More anti-intellectualism at the Globe and Mail

Regarding Ira Basen’s incompetent hatchet job in last week’s Globe and Mail, political activist and former history professor Gerald Caplan announces:

Ira Basen’s very crucial point (although he’s not quite this blunt) is that the entire economics profession is something of a fraud and that mainstream economists often have no idea what they are talking about. Except for some shining exceptions like John Maynard Keynes, John Kenneth Galbraith, Paul Krugman and Joseph Stiglitz, for over 200 years economists – including the “trained economist” who governs us –have operated on the basis of self-evidently ludicrous premises. Not only ludicrous but relentlessly anti-scientific. As even The New York Times said the other day, the destructive trend toward austerity across the Western world – at least austerity for the most vulnerable – is nothing more than political ideology masquerading as economic policy.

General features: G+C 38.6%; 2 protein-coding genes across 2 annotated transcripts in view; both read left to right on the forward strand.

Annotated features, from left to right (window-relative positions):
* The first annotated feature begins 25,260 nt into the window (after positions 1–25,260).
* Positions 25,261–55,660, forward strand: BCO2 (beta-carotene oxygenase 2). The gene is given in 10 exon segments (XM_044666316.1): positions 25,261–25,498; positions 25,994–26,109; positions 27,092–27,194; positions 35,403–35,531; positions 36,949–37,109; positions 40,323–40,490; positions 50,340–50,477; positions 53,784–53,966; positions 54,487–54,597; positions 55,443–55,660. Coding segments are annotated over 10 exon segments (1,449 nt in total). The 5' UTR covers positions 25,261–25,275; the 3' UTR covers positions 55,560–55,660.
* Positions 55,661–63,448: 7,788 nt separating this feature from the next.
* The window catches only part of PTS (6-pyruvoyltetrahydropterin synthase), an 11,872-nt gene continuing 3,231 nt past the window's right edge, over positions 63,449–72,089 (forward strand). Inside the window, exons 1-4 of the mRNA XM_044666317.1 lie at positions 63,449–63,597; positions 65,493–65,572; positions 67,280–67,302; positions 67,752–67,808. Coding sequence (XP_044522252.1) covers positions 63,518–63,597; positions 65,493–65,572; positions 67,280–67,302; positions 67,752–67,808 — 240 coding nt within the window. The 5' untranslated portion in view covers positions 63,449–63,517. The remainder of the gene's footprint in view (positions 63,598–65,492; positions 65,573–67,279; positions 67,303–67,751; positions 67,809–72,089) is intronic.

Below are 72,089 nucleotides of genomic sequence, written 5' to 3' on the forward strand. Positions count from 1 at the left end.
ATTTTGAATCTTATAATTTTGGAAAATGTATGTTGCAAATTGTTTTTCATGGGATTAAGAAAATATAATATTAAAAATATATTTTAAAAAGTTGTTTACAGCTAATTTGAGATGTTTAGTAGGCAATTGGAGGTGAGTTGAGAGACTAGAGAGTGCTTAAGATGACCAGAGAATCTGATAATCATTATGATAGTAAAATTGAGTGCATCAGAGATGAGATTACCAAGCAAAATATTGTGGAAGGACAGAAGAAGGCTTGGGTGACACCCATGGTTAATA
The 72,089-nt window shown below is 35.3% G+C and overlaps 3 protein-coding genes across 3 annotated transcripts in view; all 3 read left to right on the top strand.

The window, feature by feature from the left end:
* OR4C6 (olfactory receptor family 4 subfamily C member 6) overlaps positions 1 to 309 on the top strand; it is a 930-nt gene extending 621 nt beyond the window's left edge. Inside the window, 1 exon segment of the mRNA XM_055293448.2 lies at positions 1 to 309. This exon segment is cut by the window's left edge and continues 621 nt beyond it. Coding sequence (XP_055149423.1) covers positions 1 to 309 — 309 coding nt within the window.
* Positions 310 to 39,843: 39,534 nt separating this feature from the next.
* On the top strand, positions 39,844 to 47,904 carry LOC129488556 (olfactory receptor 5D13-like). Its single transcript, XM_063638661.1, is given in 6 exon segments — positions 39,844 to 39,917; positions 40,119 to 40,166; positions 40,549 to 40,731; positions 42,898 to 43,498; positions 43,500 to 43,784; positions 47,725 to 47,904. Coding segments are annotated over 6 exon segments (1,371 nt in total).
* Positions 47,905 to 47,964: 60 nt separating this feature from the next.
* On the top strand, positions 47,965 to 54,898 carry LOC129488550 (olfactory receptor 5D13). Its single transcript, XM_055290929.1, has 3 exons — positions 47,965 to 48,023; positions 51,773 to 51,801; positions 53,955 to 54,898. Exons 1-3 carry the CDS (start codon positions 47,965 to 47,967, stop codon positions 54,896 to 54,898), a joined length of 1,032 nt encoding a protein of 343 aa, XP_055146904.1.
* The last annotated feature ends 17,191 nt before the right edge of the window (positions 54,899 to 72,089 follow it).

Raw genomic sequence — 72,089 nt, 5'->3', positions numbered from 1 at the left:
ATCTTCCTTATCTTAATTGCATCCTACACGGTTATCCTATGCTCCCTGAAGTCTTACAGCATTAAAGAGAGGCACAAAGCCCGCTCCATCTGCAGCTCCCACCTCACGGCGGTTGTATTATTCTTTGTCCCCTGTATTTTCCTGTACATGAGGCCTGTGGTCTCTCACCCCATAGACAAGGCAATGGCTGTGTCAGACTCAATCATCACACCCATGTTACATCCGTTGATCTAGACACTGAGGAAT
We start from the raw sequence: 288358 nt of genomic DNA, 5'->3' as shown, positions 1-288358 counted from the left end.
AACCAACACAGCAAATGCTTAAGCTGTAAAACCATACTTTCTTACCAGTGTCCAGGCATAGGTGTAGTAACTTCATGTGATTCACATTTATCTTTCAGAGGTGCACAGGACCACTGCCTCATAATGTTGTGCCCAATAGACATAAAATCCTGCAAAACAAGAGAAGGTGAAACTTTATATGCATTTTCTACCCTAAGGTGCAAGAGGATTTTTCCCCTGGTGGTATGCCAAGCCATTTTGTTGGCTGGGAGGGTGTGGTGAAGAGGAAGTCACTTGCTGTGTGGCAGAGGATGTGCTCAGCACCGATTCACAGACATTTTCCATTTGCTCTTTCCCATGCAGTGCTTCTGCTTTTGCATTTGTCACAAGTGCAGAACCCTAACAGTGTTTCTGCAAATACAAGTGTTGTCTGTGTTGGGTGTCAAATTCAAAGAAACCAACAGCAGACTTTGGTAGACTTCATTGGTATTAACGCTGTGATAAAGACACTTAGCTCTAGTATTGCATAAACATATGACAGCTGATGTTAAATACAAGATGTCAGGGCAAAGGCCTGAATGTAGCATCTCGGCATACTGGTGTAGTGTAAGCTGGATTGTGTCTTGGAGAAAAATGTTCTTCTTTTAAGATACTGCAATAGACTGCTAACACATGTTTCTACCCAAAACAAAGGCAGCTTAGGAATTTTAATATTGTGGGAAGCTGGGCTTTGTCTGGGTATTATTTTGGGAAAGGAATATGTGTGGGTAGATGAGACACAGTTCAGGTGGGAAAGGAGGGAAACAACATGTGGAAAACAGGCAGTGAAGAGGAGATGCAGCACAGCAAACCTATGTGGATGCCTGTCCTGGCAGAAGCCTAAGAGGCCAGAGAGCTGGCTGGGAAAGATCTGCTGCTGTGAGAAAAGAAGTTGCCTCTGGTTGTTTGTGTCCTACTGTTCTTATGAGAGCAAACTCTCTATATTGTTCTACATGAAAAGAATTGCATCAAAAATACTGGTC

Dismissing an entire discipline you know nothing about in three ideologically-motivated sentences is inarguably anti-intellectual. Anti-intellectualism is unacceptable among educated people, except when it comes to economics, in which case it’s considered unacceptable in some circles to fail to approach the subject in precisely the same manner in which young earth creationists approach evolutionary biology. Much like “biologists are all atheists!” is not only factually incorrect but also an intellectually irrelevant attack on biology, “economists are all right-wing!” is a factually incorrect and intellectually irrelevant attack on economics.

If you (1) don’t know anything about economics and (2) nonetheless hold extremely strong opinions on appropriate methodology in modern economic research, you’re doing it wrong.

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